(Bloomberg) — Ryan Johnson was 22 when he succumbed to a heroin addiction that had intensified as the Erie, Pennsylvania, high school graduate grew disillusioned with his future. His mother found him in his room with his head slumped and lips blue.
It was June 28, 2014, the day of his sister’s master’s-degree graduation party.
“He just saw his life as not what he wanted it to be, and he didn’t know how to get it there,” said Sue Johnson, who lay next to her son’s corpse for an hour. He had dropped out of a two-year culinary program and was working part-time, low-wage jobs. He often compared himself with his peers in college and his athletic, academic older sister.
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The fates of the less-educated and those who graduate from universities diverge in dire ways. Middle-aged white Americans without four-year degrees are at increasing risk of dying, a well-documented trend driven not only by drug use but also by alcoholism, suicide, and slowing progress against heart disease and cancer. Outcomes may worsen further as millennials—Johnson’s generation—grow older.
“America is not a great place for people with only a high school degree, and I don’t think that’s going to get better anytime soon,” said Angus Deaton, a Nobel Prize-winning Princeton University economist.
It’s too soon to tell whether millennials will die at higher rates in middle age than today’s 45-to 54-year-olds, said Anne Case, a Princeton economist who identified the “deaths of despair” trend with Deaton, her spouse and co-author. But in stories like Johnson’s, there are reasons to worry.
Case and Deaton have a theory for why mortality has risen for less-educated whites. For all the debate over whether college is worthwhile, high school graduates who go straight into the workforce have higher unemployment, weaker wage growth, and less chance of marrying than their predecessors and educated peers. Community supports have broken down, and as disadvantage snowballs, premature deaths rise.
Those problems could intensify for the next generation that reaches middle age. Many millennials, born after 1980, joined the workforce during the Great Recession, so they faced low starting salaries and tough job prospects. And they’re saddled with student debt. Still, almost two-thirds lack a bachelor’s degree, which in today’s economy is a near-prerequisite for jobs that provide higher wages and benefits.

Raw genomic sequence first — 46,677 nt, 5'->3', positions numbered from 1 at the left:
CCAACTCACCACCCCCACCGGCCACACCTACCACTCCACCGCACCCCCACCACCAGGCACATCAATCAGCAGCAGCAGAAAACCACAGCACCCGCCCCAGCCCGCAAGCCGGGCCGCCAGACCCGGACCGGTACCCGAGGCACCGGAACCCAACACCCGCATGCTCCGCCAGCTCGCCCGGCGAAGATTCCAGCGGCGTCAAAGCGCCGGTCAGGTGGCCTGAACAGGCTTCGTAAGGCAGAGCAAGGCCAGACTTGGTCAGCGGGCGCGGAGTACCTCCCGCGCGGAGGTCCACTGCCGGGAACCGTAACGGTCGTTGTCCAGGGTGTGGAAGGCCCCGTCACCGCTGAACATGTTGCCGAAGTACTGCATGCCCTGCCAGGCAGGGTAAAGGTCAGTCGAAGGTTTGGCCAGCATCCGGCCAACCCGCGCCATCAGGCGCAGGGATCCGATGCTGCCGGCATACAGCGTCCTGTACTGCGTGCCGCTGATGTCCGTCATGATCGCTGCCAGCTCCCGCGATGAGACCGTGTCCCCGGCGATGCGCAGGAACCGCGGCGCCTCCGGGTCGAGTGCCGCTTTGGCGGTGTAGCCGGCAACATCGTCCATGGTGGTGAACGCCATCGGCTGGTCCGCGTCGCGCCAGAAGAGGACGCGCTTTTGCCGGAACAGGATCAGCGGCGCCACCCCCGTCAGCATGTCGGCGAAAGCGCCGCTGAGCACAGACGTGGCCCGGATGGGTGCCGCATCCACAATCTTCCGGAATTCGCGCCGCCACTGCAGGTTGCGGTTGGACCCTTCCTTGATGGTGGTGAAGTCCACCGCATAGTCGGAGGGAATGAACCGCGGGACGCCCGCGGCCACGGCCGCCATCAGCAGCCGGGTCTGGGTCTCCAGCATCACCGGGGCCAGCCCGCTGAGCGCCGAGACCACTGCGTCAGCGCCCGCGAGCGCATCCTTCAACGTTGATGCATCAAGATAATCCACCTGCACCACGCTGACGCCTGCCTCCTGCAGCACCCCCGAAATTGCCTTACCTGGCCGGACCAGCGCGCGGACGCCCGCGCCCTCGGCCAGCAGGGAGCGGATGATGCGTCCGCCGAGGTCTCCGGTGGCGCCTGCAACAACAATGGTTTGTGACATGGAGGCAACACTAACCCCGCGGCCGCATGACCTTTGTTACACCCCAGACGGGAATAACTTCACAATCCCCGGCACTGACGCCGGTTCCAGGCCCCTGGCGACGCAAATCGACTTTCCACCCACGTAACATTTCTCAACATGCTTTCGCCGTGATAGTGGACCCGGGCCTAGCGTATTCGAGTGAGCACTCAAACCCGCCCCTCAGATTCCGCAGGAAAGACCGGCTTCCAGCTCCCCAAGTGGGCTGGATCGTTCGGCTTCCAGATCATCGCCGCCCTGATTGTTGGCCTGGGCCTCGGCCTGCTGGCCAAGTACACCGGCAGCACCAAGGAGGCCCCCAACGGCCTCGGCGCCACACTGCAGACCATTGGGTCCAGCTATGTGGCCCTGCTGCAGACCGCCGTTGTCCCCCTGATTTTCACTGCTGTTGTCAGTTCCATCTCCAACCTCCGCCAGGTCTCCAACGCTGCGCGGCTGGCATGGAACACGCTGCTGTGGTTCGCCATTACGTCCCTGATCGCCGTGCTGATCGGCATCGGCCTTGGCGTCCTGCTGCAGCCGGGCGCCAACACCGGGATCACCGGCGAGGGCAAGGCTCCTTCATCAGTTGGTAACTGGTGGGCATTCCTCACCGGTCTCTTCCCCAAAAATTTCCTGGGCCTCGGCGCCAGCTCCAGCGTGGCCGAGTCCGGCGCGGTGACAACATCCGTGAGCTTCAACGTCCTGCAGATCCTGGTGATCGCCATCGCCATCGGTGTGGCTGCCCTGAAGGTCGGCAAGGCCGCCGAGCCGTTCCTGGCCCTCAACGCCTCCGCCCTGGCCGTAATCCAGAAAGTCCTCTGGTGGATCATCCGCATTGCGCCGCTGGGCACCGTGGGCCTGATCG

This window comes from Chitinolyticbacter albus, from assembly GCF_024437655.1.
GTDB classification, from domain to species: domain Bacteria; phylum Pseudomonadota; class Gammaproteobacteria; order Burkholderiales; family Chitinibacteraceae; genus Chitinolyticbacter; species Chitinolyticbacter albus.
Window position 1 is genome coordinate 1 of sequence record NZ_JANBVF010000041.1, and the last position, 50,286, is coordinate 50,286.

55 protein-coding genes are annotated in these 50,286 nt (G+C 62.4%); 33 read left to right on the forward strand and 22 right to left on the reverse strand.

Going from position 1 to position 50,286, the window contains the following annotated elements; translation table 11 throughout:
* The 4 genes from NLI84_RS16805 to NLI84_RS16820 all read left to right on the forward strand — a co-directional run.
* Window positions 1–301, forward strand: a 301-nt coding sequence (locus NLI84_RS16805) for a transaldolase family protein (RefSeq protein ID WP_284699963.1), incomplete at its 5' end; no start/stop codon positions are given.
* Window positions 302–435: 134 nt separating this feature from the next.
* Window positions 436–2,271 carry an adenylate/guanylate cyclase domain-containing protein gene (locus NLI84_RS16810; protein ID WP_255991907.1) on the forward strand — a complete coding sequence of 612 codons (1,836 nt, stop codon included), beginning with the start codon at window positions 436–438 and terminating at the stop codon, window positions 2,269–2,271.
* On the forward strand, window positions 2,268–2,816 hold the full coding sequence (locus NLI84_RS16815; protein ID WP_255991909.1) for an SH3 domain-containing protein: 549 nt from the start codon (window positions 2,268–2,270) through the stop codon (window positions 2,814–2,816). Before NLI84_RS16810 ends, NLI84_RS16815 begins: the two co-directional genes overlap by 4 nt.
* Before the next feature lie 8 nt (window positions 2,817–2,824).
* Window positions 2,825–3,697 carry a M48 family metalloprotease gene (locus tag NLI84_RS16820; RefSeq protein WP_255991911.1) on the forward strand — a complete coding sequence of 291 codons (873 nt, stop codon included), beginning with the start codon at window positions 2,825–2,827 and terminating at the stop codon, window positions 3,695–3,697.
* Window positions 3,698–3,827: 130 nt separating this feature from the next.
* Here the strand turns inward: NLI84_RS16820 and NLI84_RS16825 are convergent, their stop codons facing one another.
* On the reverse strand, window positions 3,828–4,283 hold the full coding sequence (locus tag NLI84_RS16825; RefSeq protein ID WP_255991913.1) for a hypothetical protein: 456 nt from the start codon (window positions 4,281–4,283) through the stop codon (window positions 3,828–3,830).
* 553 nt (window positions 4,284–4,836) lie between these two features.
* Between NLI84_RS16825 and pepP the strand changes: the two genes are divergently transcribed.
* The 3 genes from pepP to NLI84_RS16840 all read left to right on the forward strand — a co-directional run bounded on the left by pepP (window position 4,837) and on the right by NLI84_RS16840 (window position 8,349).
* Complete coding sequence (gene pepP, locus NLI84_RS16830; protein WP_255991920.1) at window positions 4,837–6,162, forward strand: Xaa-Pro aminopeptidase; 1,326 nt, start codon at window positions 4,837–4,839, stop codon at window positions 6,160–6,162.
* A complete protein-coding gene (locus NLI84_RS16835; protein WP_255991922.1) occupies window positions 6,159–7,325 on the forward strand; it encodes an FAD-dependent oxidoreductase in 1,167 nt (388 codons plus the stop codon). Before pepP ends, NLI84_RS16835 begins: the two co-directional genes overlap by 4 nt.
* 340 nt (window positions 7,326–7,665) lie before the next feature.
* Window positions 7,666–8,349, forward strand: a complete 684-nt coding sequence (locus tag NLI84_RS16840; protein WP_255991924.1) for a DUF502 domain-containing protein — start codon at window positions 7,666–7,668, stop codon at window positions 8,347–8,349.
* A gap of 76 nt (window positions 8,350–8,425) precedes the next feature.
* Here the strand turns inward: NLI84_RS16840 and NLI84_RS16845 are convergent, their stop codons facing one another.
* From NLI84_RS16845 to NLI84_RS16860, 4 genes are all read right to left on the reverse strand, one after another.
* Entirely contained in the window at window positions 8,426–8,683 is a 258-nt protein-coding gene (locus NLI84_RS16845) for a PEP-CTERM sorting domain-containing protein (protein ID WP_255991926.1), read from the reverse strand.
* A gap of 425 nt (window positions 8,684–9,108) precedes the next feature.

Meanwhile, marriage is happening later and less often. Religious affiliation and union membership have declined, so when life doesn’t work out well for millennials, they’re on their own.
While blacks and Hispanics without college degrees are also falling behind economically and socially, middle-age mortality has worsened for whites in particular over the past 20 years—a fact some attribute partly to social context.
“For whites, their reference group is previous generations of whites,” said Shannon Monnat, a Pennsylvania State University professor who studies the opioid epidemic in rural America. “When they look back on their parents and grandparents, it feels like their generation is doing worse.”
Such decline runs deep in Erie, where Johnson attended school and worked a string of part-time restaurant jobs. Nestled against the gray-green waters of one of America’s Great Lakes, the town has been declining since the 1970s. Its population dropped below 100,000 in 2014 for the first time since 1920.
Formerly grand red-brick factories have broken windows and vine-covered exteriors. The local General Electric Co. plant, which makes locomotives for export, has shed almost half its workforce in recent years—1,500 jobs were cut last year, and 950 were moved to Texas in 2013. While service industries including health care show signs of life, high-paying jobs that require only a high school education are increasingly limited.
“A lot of that leads to despair, to hopelessness,” said Scott Slawson, a longtime GE welder and union local president. “It’s a scary path we’re on.”